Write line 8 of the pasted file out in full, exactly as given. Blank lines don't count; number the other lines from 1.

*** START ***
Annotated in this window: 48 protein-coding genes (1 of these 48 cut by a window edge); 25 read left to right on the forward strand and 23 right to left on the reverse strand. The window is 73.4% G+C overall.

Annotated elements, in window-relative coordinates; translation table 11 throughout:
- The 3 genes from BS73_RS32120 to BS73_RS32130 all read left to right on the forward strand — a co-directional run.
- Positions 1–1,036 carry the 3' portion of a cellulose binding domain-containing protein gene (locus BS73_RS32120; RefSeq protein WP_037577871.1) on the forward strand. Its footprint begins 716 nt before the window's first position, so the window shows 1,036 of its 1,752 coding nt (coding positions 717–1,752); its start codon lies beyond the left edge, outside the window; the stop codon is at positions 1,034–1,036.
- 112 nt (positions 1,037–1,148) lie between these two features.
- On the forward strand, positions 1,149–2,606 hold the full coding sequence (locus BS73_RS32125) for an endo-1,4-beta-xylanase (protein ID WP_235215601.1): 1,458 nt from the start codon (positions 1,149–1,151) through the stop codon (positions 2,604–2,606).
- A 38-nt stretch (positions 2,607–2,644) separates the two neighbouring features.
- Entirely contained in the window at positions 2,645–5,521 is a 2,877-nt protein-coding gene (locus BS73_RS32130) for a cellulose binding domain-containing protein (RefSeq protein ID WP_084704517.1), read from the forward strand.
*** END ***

- Entirely contained in the window at positions 2,645–5,521 is a 2,877-nt protein-coding gene (locus BS73_RS32130) for a cellulose binding domain-containing protein (RefSeq protein ID WP_084704517.1), read from the forward strand.